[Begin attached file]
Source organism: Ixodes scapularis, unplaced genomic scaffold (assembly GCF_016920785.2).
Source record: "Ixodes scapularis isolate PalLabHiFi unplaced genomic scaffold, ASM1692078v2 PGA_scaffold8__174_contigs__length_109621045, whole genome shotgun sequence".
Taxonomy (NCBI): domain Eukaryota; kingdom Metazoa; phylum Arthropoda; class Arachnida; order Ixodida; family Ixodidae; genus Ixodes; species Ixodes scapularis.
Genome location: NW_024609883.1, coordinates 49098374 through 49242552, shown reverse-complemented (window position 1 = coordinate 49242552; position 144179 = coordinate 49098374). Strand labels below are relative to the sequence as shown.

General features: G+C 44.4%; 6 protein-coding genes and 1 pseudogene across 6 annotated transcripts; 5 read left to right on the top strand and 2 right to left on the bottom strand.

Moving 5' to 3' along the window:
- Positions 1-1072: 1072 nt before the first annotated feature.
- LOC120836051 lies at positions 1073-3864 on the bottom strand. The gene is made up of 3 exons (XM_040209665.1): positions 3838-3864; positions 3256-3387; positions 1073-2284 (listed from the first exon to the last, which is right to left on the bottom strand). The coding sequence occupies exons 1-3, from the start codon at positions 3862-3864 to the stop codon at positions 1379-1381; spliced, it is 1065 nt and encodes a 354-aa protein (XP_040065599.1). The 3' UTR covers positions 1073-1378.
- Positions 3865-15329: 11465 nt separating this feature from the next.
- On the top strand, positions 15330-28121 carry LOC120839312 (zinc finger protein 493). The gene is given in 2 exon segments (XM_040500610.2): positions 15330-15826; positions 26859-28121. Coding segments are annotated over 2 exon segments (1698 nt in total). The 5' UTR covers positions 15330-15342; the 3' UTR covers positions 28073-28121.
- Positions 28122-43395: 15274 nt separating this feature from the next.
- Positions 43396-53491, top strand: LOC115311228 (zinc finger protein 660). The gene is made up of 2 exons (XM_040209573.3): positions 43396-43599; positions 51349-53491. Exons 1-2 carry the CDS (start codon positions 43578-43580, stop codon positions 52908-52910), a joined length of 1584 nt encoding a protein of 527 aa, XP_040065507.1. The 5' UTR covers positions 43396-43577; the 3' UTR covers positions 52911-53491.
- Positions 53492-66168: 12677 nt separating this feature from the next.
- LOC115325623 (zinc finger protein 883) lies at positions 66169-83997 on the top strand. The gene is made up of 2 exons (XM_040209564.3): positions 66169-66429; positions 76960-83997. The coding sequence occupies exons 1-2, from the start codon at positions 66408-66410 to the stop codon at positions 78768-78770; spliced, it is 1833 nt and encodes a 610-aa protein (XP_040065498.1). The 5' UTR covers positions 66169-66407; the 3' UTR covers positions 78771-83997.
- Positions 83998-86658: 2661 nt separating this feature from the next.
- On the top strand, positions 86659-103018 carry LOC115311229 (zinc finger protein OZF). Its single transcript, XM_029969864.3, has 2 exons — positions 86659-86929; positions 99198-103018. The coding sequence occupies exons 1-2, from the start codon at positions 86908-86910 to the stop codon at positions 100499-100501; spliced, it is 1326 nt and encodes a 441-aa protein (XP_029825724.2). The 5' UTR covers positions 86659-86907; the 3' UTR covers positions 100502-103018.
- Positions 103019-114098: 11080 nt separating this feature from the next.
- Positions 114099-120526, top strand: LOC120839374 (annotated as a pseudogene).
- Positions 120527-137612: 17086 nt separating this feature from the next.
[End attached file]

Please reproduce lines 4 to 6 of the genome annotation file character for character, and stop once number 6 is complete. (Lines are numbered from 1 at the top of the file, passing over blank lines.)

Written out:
Genome location: NW_024609883.1, coordinates 49098374 through 49242552, shown reverse-complemented (window position 1 = coordinate 49242552; position 144179 = coordinate 49098374). Strand labels below are relative to the sequence as shown.

General features: G+C 44.4%; 6 protein-coding genes and 1 pseudogene across 6 annotated transcripts; 5 read left to right on the top strand and 2 right to left on the bottom strand.

Moving 5' to 3' along the window: